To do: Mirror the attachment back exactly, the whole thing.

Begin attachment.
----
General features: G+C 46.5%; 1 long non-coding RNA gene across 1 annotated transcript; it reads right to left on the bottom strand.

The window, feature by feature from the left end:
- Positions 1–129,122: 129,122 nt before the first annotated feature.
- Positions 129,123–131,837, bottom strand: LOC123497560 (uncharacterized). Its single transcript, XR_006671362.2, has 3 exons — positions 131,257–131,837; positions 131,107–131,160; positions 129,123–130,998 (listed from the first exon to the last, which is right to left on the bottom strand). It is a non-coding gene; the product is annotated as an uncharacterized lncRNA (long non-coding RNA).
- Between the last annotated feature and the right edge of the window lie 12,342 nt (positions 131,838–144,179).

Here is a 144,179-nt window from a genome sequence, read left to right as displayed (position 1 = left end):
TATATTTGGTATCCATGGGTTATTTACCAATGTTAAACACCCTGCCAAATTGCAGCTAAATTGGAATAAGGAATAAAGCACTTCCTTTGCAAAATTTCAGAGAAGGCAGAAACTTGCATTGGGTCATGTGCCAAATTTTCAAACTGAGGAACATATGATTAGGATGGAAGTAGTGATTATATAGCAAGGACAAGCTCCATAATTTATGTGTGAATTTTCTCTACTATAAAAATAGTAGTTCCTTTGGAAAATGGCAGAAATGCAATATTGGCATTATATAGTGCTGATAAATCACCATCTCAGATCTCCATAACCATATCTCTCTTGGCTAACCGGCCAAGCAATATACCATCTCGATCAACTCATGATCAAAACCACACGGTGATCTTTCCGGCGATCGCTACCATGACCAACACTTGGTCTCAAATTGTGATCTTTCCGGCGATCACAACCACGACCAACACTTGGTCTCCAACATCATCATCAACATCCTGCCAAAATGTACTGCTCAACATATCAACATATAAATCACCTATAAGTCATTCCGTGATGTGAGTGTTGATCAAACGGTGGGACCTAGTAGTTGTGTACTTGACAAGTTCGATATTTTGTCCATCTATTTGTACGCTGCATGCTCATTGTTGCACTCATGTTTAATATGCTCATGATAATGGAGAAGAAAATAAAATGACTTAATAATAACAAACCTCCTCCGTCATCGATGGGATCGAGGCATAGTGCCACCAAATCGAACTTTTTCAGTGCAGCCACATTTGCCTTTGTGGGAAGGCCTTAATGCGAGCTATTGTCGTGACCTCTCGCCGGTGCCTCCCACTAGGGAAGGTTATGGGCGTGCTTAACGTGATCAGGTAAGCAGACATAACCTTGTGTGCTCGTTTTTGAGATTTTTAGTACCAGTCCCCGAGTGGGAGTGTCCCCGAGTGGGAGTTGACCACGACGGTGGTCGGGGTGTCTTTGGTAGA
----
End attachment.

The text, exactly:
General features: G+C 46.5%; 1 long non-coding RNA gene across 1 annotated transcript; it reads right to left on the bottom strand.

The window, feature by feature from the left end:
- Positions 1–129,122: 129,122 nt before the first annotated feature.
- Positions 129,123–131,837, bottom strand: LOC123497560 (uncharacterized). Its single transcript, XR_006671362.2, has 3 exons — positions 131,257–131,837; positions 131,107–131,160; positions 129,123–130,998 (listed from the first exon to the last, which is right to left on the bottom strand). It is a non-coding gene; the product is annotated as an uncharacterized lncRNA (long non-coding RNA).
- Between the last annotated feature and the right edge of the window lie 12,342 nt (positions 131,838–144,179).

Here is a 144,179-nt window from a genome sequence, read left to right as displayed (position 1 = left end):
TATATTTGGTATCCATGGGTTATTTACCAATGTTAAACACCCTGCCAAATTGCAGCTAAATTGGAATAAGGAATAAAGCACTTCCTTTGCAAAATTTCAGAGAAGGCAGAAACTTGCATTGGGTCATGTGCCAAATTTTCAAACTGAGGAACATATGATTAGGATGGAAGTAGTGATTATATAGCAAGGACAAGCTCCATAATTTATGTGTGAATTTTCTCTACTATAAAAATAGTAGTTCCTTTGGAAAATGGCAGAAATGCAATATTGGCATTATATAGTGCTGATAAATCACCATCTCAGATCTCCATAACCATATCTCTCTTGGCTAACCGGCCAAGCAATATACCATCTCGATCAACTCATGATCAAAACCACACGGTGATCTTTCCGGCGATCGCTACCATGACCAACACTTGGTCTCAAATTGTGATCTTTCCGGCGATCACAACCACGACCAACACTTGGTCTCCAACATCATCATCAACATCCTGCCAAAATGTACTGCTCAACATATCAACATATAAATCACCTATAAGTCATTCCGTGATGTGAGTGTTGATCAAACGGTGGGACCTAGTAGTTGTGTACTTGACAAGTTCGATATTTTGTCCATCTATTTGTACGCTGCATGCTCATTGTTGCACTCATGTTTAATATGCTCATGATAATGGAGAAGAAAATAAAATGACTTAATAATAACAAACCTCCTCCGTCATCGATGGGATCGAGGCATAGTGCCACCAAATCGAACTTTTTCAGTGCAGCCACATTTGCCTTTGTGGGAAGGCCTTAATGCGAGCTATTGTCGTGACCTCTCGCCGGTGCCTCCCACTAGGGAAGGTTATGGGCGTGCTTAACGTGATCAGGTAAGCAGACATAACCTTGTGTGCTCGTTTTTGAGATTTTTAGTACCAGTCCCCGAGTGGGAGTGTCCCCGAGTGGGAGTTGACCACGACGGTGGTCGGGGTGTCTTTGGTAGA